DeSantis Issues Emergency Executive Order to Ensure Ballot Access for Voters in Counties Hit Hard by Hurricane Ian

Two weeks ago, Hurricane Ian made landfall as a powerful Category 4 storm on Florida’s southwestern coast, destroying many homes and businesses and dislocating tens of thousands of Floridians.

At the request of the Supervisors of Elections in Charlotte, Lee, and Sarasota counties, and at the recommendation of Secretary of State Cord Byrd, on Thursday, Gov. Ron DeSantis signed Executive Order 22-234, which will help ensure adequate access to Florida’s 2022 General Election ballot for the voters of Charlotte, Lee, and Sarasota Counties.

The governor’s Executive Order includes provisions authorizing the Supervisors of Elections in Charlotte, Lee, and Sarasota Counties to:

Extend the number of days for early voting and designate additional early voting locations. The early voting period may begin as early as Monday, October 24, 2022, and can extend through Election Day, November 8, 2022.

Allow voters in Charlotte, Lee, and Sarasota Counties to request by phone that their vote-by-mail (VBM) ballot be mailed to an address other than their address of record. Voters must still provide an appropriate form of identification in the same manner as absent uniform service and overseas voters.

Designate and provide notice of the locations for secure ballot intake stations and relocate and consolidate polling locations as necessary.

Increase the pool of eligible poll workers who may serve within Charlotte, Lee, and Sarasota Counties by making eligible any poll workers previously trained for the 2020 election cycle and thereafter and by encouraging state employees to serve as poll workers in these counties.

DeSantis also directed all state agencies to render aid and assistance as needed by the Supervisors of Elections in Charlotte, Lee, and Sarasota Counties.

Byrd and the Department of State assessed the need for these provisions based on extensive outreach to Florida’s Supervisors of Elections:

Byrd and the Division of Elections leadership conducted continuous outreach and assessed the needs and readiness of counties in or around Hurricane Ian’s path, including: Charlotte, Citrus, Collier, DeSoto, Dixie, Flagler, Gilchrist, Hardee, Hernando, Highlands, Hillsborough, Lafayette, Lake, Lee, Levy, Manatee, Orange, Osceola, Pasco, Pinellas, Polk, Putnam, Sarasota, Seminole, St. Johns, Taylor, and Volusia Counties. Byrd also personally visited the hardest hit areas, including Charlotte, Collier, DeSoto, Lee, Hardee, and Sarasota Counties, to meet with their Supervisors of Elections in-person.

Byrd participated in discussions with the Florida Supervisors of Elections (FSE). The FSE is a nonprofit association representing the Supervisors of Elections from all of Florida’s 67 counties.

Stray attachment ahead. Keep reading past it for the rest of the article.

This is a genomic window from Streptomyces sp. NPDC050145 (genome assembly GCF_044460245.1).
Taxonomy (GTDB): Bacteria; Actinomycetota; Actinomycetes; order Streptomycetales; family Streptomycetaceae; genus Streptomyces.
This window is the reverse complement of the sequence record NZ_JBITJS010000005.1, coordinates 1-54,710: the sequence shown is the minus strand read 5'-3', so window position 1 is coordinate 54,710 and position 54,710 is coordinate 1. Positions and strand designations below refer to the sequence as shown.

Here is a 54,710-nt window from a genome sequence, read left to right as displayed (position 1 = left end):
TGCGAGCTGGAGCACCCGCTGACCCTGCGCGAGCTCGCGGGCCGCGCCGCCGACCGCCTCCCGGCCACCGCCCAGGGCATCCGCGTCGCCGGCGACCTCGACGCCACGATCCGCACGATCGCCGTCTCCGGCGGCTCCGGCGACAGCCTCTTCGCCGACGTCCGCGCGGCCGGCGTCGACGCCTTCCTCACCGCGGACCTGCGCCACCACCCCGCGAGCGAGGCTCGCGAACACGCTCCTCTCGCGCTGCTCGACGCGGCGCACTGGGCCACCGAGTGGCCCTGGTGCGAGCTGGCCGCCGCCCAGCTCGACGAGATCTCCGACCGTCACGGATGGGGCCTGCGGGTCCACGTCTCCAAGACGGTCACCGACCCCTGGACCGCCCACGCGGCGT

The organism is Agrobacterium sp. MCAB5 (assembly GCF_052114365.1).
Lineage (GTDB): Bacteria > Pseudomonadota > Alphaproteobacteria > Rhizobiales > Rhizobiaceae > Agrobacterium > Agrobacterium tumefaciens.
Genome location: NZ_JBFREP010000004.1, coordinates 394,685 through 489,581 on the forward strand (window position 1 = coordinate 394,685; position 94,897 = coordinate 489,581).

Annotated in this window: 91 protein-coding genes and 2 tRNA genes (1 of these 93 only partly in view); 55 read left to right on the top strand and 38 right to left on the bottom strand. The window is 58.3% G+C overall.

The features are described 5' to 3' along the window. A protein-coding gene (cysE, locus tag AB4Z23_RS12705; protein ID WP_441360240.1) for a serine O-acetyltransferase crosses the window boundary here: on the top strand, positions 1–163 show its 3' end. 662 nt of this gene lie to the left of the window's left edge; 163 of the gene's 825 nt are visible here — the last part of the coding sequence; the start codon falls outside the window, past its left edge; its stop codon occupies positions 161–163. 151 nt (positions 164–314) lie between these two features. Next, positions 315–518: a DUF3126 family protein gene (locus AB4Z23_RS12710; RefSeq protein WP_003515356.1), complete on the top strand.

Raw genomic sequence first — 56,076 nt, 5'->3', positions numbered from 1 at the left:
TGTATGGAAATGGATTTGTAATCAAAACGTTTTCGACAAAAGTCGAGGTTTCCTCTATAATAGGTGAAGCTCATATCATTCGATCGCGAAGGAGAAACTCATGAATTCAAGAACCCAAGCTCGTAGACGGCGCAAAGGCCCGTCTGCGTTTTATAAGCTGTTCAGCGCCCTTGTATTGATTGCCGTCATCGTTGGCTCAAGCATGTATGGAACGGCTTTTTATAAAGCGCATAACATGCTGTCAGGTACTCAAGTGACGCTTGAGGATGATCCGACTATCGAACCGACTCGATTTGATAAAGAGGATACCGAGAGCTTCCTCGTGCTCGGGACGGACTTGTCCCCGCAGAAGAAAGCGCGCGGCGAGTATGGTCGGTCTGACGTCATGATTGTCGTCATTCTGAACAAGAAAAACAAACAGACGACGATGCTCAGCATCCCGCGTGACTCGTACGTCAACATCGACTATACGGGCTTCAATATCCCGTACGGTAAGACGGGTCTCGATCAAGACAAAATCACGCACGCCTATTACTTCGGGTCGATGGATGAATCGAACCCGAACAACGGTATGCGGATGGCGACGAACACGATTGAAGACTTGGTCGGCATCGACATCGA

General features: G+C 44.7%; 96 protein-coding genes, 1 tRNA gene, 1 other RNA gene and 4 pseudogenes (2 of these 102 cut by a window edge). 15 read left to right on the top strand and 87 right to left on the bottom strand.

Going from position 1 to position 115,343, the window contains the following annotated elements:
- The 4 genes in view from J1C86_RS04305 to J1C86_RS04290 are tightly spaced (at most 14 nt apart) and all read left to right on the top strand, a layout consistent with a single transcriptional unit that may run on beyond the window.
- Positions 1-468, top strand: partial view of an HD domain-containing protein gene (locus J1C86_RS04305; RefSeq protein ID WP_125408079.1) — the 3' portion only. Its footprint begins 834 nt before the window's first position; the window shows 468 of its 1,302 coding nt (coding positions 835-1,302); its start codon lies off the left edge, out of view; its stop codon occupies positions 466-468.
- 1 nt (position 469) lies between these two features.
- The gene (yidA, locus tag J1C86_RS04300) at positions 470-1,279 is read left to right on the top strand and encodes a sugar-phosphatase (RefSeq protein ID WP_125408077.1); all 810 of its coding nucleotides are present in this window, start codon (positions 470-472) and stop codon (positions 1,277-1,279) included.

Lastly, since Hurricane Ian made landfall, numerous Supervisors of Elections have publicly addressed their readiness, and thankfully most have very publicly stated that Ian’s impacts will not interfere with their duties. This is a testament to the resiliency of Florida’s elections system.

Based on the collective feedback of the Supervisors of Elections across the state and at the written requests of the Supervisors of Elections in Charlotte, Lee, and Sarasota Counties, Byrd recommended that DeSantis take the actions outlined in Executive Order 22-234.

“In the wake of Hurricane Ian, the Florida Department of State has worked with Florida’s Supervisors of Elections and Governor DeSantis to ensure that the 2022 General Election is administered as efficiently and securely as possible across the state and in the counties that received the heaviest damage,” said Byrd. “Florida will continue to lead the way in elections administration in 2022, and I am grateful for and confident that our local elections officials will have all of the resources and support they need to run another successful election.”

Obstacles reported by the Supervisors of Elections in Charlotte, Lee, and Sarasota Counties include, but are not limited to, damage to polling locations and early voting sites, extended utility and telecommunications service disruptions, poll worker unavailability, and displaced voters.
Fortunately, supervisors have not reported any damage to voting machines, and all election-related equipment, including ballots, are secure. Additionally, the Supervisors of Elections in Charlotte, Lee, and Sarasota Counties will be required to notify the Department of State and the public of the actions they take under Executive Order 22-234.

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